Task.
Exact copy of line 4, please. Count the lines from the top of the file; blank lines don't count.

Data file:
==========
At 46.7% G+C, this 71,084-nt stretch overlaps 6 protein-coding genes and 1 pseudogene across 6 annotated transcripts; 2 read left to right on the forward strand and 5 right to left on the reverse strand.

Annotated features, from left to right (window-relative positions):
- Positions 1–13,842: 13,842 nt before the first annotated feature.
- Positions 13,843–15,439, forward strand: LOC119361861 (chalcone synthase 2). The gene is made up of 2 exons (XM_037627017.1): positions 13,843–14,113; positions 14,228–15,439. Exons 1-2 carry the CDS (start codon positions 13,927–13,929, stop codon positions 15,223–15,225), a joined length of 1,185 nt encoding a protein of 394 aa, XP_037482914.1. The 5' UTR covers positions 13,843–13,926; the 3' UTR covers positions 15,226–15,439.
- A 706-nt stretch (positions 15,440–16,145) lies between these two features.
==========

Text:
- Positions 13,843–15,439, forward strand: LOC119361861 (chalcone synthase 2). The gene is made up of 2 exons (XM_037627017.1): positions 13,843–14,113; positions 14,228–15,439. Exons 1-2 carry the CDS (start codon positions 13,927–13,929, stop codon positions 15,223–15,225), a joined length of 1,185 nt encoding a protein of 394 aa, XP_037482914.1. The 5' UTR covers positions 13,843–13,926; the 3' UTR covers positions 15,226–15,439.